The Virginia Supreme Court has ruled that land commonly owned by members of a homeowners association can be taxed only as having a "nominal" value.
The court, in a decision handed down last week, reasoned that, because commonly owned land is encumbered by easements allowing each homeowner the right to use the land and improvements, those easements shift the value of the common land to the individual homes of the association members.
This decision could bolster the case for a newly passed law awaiting the signature of Virginia Gov. Charles S. Robb that establishes a standard procedure for the taxing land commonly owned by members of a homeowners association.
In a move that some legislators called an "unconstitutional tax break for a minority of homeowners," the Virginia General Assembly passed a bill at the end of its legislative session several weeks ago that shifts the burden of paying the tax on the common property of a homeowners association from the association to the individual homeowners.
In the past there has been no state policy on this issue, and local jurisdictions have chosen various ways of taxing commonly owned property. In general, most jurisdictions taxed the homeowner association for the common property.
In the case of Reston, one of the largest homeowners associations in the state, the Reston Home Owners Association has been taxed by the county for the value of all the commonly owned amenities, such as the pools, tennis courts and lakes. RHOA's 1985 real estate property tax bill was estimated to be $38,000.
But Reston residents, and members of other communities with homeowners associations, have argued that the value of the common amenities was also being included in the assessed value of each individual house, resulting in what they believed was a policy of "double taxation."
"It's an equity issue," said Kenneth R. Plum, the Reston representative to the Virginia House of Delegates and the sponsor of the bill. "The bill only establishes for homeowners associations the same method of taxation used for commonly owned property of condominium associations."
What the new law does is allow jurisdictions to tax commonly owned land by adding a prorated share of the value of the common property to the individual assessments of each residence in the association. The new law is being reviewed by the state attorney general before being forwarded to Robb for his signature.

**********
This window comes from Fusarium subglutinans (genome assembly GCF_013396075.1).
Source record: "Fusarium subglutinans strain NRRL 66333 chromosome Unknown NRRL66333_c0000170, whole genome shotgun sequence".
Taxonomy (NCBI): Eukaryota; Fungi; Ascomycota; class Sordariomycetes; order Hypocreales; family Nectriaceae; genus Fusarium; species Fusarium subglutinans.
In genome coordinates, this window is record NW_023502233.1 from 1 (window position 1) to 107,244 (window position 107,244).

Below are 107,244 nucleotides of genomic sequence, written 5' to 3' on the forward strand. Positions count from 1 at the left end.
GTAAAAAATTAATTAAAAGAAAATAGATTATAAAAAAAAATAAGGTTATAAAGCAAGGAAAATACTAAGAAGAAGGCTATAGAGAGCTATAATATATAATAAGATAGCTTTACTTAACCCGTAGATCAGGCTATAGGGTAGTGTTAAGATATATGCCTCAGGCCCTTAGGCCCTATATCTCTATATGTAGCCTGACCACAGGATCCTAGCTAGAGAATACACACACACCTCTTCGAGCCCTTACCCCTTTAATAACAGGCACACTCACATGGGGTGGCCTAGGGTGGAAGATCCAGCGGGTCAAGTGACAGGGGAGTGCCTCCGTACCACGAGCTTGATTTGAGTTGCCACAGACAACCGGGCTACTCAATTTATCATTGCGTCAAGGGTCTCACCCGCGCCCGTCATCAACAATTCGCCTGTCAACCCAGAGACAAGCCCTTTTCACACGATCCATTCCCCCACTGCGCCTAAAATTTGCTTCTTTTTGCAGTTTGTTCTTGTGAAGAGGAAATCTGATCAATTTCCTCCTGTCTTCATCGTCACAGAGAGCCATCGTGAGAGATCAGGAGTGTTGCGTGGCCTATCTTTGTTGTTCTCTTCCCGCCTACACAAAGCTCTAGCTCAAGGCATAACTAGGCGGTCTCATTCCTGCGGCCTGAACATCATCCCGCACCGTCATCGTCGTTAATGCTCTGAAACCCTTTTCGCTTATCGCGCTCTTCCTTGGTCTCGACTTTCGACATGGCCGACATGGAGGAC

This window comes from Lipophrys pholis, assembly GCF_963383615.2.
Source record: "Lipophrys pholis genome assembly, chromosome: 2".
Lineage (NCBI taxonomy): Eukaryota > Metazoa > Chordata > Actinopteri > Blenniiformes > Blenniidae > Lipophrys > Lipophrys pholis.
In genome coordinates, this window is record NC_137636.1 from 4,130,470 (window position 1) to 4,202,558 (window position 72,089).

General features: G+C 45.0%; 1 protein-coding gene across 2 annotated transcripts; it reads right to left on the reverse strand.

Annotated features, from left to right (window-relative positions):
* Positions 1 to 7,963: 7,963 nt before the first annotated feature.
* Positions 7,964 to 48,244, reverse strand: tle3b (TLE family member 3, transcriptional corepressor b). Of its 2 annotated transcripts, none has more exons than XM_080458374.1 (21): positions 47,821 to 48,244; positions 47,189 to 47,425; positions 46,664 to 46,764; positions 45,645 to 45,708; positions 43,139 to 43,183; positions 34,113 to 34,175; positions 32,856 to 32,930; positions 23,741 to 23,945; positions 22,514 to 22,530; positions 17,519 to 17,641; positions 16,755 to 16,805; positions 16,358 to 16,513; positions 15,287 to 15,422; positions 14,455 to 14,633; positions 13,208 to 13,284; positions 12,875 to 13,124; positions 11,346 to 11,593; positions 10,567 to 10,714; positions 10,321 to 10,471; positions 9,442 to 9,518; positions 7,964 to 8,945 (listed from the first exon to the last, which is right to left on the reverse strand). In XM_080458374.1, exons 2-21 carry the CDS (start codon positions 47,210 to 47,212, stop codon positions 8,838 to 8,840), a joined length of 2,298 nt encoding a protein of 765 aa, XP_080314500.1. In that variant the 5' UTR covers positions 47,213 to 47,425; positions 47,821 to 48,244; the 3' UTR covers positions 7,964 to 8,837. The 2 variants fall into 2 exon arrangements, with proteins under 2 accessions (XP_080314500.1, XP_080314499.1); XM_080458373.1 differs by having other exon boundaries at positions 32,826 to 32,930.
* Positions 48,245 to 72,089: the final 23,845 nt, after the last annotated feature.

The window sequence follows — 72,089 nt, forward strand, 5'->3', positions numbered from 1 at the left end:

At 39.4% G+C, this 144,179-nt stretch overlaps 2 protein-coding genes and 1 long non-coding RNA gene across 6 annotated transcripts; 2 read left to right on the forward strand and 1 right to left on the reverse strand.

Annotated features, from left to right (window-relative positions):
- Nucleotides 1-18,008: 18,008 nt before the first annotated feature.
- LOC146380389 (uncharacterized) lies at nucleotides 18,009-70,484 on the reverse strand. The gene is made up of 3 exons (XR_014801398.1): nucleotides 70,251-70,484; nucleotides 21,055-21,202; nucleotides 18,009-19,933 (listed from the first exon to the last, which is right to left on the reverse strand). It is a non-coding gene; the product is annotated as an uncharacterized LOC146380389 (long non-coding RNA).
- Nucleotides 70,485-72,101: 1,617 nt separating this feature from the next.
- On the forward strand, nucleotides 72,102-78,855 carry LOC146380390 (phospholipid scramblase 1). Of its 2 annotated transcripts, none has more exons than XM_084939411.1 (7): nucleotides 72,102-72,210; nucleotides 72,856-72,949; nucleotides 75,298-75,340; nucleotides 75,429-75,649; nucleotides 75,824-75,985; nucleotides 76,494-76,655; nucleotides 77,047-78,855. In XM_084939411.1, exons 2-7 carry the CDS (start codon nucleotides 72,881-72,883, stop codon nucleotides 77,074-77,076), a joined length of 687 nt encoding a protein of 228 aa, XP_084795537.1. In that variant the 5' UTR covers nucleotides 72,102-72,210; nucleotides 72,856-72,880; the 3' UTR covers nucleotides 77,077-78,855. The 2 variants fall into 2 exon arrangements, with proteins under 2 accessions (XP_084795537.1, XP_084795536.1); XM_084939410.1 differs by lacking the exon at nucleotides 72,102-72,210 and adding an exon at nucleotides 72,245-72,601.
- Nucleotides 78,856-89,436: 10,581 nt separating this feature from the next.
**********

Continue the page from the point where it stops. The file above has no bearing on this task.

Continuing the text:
While Fairfax County assessment officials have said they did not engage in "double taxation" of homeowners association land, they said that the new law would cost the county at least $280,000 in annual property-tax revenue.
"This would be a substantial loss, in that it would include almost any town house development or cluster subdivision, not just the big planned communities like Reston and Burke," said Fairfax Supervisor Nancy K. Falck. She said that the bill "gives members of homeowners associations a tax break and puts the additional tax burden on county residents who don't live in a planned-unit development."
The Virginia Municipal League has questioned the constitutionality of the measure and said it is seeking legal opinions and impact estimates from cities and towns around the state.
Complaints that the new law is not constitutional may have been made moot state Supreme Court's decision in Lake Monticello Owners' Association vs. Fluvanna County.
In Lake Monticello, which grew out of a dispute between the homeowners association of a large recreational subdivision and the local tax assessor, the court decided to extend to homeowners associations a legal precedent arising from a 1963 case involving the assessment of a piece of property that had two dams on it.
In that case, Bank vs. Amherst County, the Virginia Supreme Court ruled that when one property is encumbered with easements to benefit another piece of property, then the value of the encumbered property must be reduced and the value of the enhanced property be increased.
In Lake Monticello, Fluvanna County tax assessors had determined that the commonly owned property of the Lake Monticello homeowners association had a value of $1 million of its own, regardless of the easements that encumbered it.
The county tax assessors reached this conclusion after golf memberships were sold to non-residents of the community.
The county tax assessors argued that the golf course and other amenities had an intrinsic market value, as proven by the willingness of non-residents to buy memberships. The assessors told the court that, in order to avoid taxing the residents twice, they had reduced the individual home assessments by a prorated amount of the value they gave to the common property.
But the court ruled that the assessors should have done it the other way around, reducing the value of the common property and increasing the value of the individual homes for tax purposes, as the recently passed bill would require.
While the court said nothing about the new law awaiting Robb's signature, some legislators that supported the bill say the court's decision endorses the validity of the new law.
"I'm very pleased with this decision because I think it supports what we've been saying all along," said Plum.